Course Duration: 3 Days

Course Category: Business Analysis & Requirements Engineering

 

21 PDUs (Professional Development Units)
21 PD Hours / CDUs (Professional Development Hours / Capability Development Units)

Requirements Analysis

   
Course Overview

 

This three-day course describes an approach to requirements analysis that can be applied by requirements analysts with different levels of experience.  Underpinning the approach is the concept of use cases that describe requirements from the perspective of the users of a software application.
 
The course first shows participants how to undertake an activity analysis based on the concepts of activity theory. This is followed by a discussion of how to identify and analyse the information requirements associated with activities.
 
Participants are then shown how to create a conceptual modelling of the problem area using class diagrams. The conceptual model provides a context for the identification of requirements and the development of a use case model. A number of techniques for identifying and describing requirements are discussed. The discussion includes the role of business rules and the benefits of an application vision and scope statement.
 
The course then moves on to a detailed discussion of the theory of use cases and their practical application.  The course shows participants how to develop use case diagrams and document use case scenarios.
 
The course concludes with a brief discussion of the various approaches to packaging a requirements specification.
   
Course Features
  • Establish the need for software requirements.
  • Learn the techniques activity analysis, information analysis, conceptual modelling and use case modelling.
  • Learn how to develop and application vision and scope statement.
  • Learn how to identify and describe various types of software requirements.
  • Ability to effectively apply the techniques learnt during the course to a case study.
   
Participant Benefits
  • Clear understanding of the role of requirements in a software development or acquisition project.
  • Ability to effectively apply the techniques discussed during the course to a variety of projects.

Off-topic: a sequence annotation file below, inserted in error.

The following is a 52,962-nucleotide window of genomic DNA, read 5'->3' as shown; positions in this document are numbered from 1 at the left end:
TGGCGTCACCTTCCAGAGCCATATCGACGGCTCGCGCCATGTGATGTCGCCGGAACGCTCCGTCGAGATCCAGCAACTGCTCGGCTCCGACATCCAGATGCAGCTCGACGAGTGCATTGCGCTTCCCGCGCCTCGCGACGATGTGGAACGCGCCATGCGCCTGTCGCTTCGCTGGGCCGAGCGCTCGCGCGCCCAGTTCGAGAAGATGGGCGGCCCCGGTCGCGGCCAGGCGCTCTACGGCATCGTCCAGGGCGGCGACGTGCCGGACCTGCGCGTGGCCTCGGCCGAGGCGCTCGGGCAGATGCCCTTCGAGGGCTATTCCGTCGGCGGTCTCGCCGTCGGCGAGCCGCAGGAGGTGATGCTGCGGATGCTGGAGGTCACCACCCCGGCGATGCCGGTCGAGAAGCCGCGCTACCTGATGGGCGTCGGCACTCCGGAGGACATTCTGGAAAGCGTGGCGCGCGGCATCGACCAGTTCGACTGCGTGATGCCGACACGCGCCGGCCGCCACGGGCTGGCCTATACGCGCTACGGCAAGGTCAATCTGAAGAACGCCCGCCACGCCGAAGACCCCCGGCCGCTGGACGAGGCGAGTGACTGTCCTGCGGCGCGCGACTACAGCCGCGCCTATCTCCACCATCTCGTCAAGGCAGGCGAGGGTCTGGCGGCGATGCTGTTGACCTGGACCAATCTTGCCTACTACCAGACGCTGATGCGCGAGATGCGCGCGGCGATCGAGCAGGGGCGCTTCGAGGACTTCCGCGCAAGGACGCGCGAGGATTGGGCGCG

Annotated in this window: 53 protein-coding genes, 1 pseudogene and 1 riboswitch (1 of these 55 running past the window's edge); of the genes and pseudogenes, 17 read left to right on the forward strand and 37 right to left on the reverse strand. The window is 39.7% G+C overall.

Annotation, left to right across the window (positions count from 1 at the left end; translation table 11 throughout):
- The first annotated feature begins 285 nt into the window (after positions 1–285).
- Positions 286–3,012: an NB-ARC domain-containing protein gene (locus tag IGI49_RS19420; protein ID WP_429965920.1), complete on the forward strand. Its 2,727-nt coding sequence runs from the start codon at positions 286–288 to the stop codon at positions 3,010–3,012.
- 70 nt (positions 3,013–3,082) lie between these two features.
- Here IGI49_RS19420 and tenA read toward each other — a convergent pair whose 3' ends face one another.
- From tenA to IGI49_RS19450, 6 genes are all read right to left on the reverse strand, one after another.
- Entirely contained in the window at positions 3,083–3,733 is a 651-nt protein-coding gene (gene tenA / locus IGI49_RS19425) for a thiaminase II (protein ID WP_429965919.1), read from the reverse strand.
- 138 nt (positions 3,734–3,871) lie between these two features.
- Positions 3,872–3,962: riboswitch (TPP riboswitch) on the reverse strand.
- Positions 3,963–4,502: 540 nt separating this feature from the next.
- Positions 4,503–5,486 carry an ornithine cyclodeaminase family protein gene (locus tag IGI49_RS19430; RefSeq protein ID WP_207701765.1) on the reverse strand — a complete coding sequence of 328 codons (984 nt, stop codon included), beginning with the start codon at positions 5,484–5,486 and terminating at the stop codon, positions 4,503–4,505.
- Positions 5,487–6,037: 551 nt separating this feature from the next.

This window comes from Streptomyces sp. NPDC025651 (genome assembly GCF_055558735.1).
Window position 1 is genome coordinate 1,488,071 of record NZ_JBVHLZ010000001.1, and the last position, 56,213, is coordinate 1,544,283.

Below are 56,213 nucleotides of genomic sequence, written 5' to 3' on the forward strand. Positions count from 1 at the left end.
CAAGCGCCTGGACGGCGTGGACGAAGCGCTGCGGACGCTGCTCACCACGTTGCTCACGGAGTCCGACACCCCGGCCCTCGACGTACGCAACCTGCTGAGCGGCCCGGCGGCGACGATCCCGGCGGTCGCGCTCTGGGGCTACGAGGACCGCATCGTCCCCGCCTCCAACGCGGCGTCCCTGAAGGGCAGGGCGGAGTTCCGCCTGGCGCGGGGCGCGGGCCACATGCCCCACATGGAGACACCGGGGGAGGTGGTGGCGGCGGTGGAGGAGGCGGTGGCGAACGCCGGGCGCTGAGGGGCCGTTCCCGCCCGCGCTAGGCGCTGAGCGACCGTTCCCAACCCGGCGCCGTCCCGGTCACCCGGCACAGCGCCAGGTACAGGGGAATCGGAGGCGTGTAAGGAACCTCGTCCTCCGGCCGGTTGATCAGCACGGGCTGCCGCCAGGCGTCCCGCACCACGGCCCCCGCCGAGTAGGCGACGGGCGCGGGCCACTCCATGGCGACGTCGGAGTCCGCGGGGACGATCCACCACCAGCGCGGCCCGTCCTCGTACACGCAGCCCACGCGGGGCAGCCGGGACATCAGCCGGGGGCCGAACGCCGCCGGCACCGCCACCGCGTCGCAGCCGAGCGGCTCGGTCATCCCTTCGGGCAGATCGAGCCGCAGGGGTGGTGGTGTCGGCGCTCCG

• Practical experience of applying the techniques and workflows to a case study.
   
Who Should Attend
  • Process Engineers, Software Engineering Process Group (SEPG) Staff, Methodologists, Process Improvement Staff
  • Business Analysts, Business Systems Analysts, Systems Analysts, Functional Analysts
  • Software Development Managers, Software Engineers, Developers, Requirements Engineers, Requirements Analysts
   
Course Agenda

Introduction

  • What Are Requirements?
    • Business Needs
    • Application Features
    • Software Requirements
  • Why Bother With Requirements?
    • Requirements and Project Failures
    • The High Cost of Requirements Errors
  • Requirements and the Product Life Cycle
  • Managing Changes to Requirements
    • Freezing Requirements vs. Baselining Requirements
    • Baselining Requirements
    • Change Control
  • A Systems Engineering Perspective of Requirements
  • Requirements Analysis Workflow
Activity Analysis
  • Characteristics of Human Activity
    • Object-Oriented
    • Supported By Tools
    • Achieves Goals
    • Performed by Actors
    • Involves stakeholders
    • Conforms to Rules
    • Allocated Responsibilities
  • Naming activities
    • Verb-noun template
    • Activity Verbs
    • Goals vs. tasks
  • Developing an Activity Map
  • Identifying Activities
    • Object Life Cycles
    • Resource Life Cycle
    • Hierarchical      
  • Business Activity Model
  • The Hierarchical Nature of Human Activity
    • Mission
    • Functions
    • Tasks
  • Decomposing Activities
  • When to Stop Decomposing
  • Publishing the Business Activity Model
Information Analysis
  • Concepts
    • Managing by Observing